LDStorymakers 2014 Writer's Conference Recap
The intensive classes sold out quickly at this conference, but I managed to get J. Scott Savage's class on the art of subtlety. It was an amazing two hours because he showed and example and then had us write. I'll try and do that today--Show you an example of good or bad subtlety and then give you an exercise. All of the examples and exercises come from Savage's presentation. Feel free to share in the comments!
Thesis Statement (A DON'T)--This is where you tell what's going on and then show/tell it again. It's important to remember that we are not trying to prove something to our reader. In fact, we don't want them to see us at all. Trust your reader--80% of what a reader "gets" is not on the page.
Crystal was exhausted. Her head ached. Her legs felt as if someone had been beating her calves with a baseball bat. And her feet pounded like a pair of sweat-stinky tell-tale hearts.
An easy fix would be to drop the first sentence. "Crystal was exhausted" is a thesis statement that tells what the reader can figure out from the following lines.
How can you make this better?
Trouble was coming. Kids had been getting together in small groups and whispering. Most of their food was gone. And he could swear he’d seen some of the older boys and girls carrying weapons.
Thought Verbs (Another DON'T)--"From this point forward—at least for the next half year—you may not use “thought” verbs. These include: Thinks, Knows, Understands, Realizes, Believes, Wants, Remembers, Imagines, Desires, and a hundred others you love to use." -Chuck Palahniuk
Bart wondered if anyone liked him.
Rich knew he’d never make the baseball team.
Tim remembered what it had been like when his mom was alive.
Pick one of them and make it better.
So--my personal crutch. This is the lazy way out and points to telling.
Julie was so pretty all the boys followed her around the school.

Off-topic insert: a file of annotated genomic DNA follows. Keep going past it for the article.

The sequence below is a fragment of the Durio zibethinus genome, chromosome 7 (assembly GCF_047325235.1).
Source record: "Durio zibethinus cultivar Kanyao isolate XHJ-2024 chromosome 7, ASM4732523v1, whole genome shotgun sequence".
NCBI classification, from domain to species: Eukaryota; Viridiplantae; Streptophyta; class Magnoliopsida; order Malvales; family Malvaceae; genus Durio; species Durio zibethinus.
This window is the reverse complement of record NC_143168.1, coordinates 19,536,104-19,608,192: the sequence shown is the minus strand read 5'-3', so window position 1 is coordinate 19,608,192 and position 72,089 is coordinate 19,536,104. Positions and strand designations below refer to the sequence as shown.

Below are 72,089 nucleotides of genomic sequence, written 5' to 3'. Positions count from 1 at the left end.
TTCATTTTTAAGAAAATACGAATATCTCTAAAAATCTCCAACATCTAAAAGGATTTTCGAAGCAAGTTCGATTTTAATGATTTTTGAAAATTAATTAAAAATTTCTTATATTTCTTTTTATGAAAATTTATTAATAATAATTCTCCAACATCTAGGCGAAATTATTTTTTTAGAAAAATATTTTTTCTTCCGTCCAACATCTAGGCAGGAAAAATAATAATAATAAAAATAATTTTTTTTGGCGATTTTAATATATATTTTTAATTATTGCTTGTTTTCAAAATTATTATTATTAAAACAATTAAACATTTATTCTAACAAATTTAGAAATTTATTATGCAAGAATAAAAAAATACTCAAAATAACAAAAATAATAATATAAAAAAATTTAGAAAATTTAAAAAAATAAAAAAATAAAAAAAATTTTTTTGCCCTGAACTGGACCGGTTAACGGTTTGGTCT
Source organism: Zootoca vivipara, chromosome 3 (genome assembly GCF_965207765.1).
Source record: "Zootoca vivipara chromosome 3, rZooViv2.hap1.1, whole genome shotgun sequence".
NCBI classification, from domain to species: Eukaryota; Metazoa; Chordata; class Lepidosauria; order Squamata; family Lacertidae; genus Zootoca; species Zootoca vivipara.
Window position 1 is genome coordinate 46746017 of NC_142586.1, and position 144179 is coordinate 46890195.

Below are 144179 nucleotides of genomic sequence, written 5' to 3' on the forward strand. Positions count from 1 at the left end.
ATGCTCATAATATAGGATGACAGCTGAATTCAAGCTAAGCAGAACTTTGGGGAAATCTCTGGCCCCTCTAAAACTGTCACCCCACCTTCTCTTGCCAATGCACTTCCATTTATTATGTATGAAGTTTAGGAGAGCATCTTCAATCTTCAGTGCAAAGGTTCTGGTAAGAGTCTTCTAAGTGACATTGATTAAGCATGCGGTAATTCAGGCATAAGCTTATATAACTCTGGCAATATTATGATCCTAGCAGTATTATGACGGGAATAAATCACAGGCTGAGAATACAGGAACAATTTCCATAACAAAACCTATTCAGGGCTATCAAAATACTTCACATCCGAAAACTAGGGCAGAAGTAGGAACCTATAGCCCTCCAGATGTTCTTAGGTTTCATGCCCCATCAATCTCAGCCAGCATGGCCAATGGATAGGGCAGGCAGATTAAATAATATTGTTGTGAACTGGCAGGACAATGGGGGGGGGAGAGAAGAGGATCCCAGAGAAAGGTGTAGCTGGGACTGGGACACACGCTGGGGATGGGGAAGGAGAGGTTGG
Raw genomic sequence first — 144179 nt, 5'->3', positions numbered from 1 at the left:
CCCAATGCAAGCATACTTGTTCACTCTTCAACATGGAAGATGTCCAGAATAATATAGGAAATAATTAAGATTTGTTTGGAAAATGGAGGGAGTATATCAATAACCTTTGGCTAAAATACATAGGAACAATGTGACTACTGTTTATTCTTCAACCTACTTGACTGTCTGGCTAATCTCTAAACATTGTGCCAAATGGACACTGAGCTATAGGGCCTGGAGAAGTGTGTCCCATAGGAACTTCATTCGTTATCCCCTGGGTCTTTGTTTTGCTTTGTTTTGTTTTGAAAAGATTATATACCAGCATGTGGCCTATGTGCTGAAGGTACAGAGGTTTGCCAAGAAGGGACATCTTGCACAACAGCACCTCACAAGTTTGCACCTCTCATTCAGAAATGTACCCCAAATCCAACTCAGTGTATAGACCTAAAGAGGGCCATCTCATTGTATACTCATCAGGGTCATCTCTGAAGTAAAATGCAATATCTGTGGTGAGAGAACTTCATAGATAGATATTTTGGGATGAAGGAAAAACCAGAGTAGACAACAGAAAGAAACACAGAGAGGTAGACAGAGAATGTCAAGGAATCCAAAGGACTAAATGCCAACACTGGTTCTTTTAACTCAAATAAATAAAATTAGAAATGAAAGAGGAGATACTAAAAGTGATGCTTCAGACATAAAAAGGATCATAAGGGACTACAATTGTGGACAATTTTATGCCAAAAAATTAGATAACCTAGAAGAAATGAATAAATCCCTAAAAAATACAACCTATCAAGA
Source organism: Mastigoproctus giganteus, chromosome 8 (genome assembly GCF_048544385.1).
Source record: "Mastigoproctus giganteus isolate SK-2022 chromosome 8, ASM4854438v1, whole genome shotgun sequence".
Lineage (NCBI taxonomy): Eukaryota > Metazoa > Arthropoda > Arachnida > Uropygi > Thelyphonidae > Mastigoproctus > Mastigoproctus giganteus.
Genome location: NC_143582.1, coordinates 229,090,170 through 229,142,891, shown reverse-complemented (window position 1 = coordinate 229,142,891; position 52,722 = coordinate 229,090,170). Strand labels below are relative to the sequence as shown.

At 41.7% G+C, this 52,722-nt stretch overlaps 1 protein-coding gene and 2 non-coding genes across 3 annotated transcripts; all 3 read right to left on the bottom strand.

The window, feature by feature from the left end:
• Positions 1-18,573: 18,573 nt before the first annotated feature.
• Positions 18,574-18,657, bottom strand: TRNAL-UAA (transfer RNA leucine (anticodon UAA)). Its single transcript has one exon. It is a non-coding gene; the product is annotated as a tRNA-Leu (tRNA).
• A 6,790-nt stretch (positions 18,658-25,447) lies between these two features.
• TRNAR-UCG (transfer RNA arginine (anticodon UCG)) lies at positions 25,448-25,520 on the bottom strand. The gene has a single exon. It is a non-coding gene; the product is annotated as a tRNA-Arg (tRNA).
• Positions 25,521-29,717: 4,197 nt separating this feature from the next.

How can you SHOW us that Julie is pretty without saying it.
Taking Shortcuts (Another lazy way)--This is straight up telling. Although it looks like an "economy" of words, showing will bring your readers deeper into the story.
Tyler was kind of a nerd.
Tyler picked wrapped the Doctor Who scarf around his neck, wondering if it was too much. It didn’t really go with his Star Trek shirt. But he knew the other guys in his chess club would be as jealous as a weaponless Jedi in a light saber convention.
How can you make it better? Pick one:
Dave was taller than anyone in his grade.
Tristi was a total snob.
Mike smelled bad.
Foreshadowing--The trick here is not to be heavy handed. You don't want to call attention to the foreshadowing tidbit, if the reader notices at all they shouldn't know what's being foreshadowed.
In "The Hunger Games" there is one short section as follows...
At least Katniss knew Primrose wouldn’t get picked for the Hunger Games. After all, she only had one ticket. It would be impossible for her to get picked.It is then followed by a page of going on about how you get more tickets in the reaping and how many Katniss has. She believes that her chances of getting picked are much greater than her sister's. Because she believes she might get picked the reader starts to fear that as well. That is what makes it so powerful when Prim's name is drawn.
How could you foreshadow this?
Mike’s dad is a thief, and Mike hates crime. But he will soon be forced into a life of crime himself.
This leads easily to the tactic of Misdirection. What can your character believe that might not be true? Avoid the Obvious at all costs. If you go with the first thing that comes to mind it's probably a cliche.
Here are a few more things I wrote down...
- Enter the scene late and leave early.
- Avoid unearned emotion--MC's best friend gets shot in the first chapter. We don't care yet.
- "Remove everything that has no relevance to the story. If you say in the first chapter that there is a rifle hanging on the wall, in the second or third chapter it absolutely must go off. If it's not going to be fired, it shouldn't be hanging there.” ~Anton Chekhov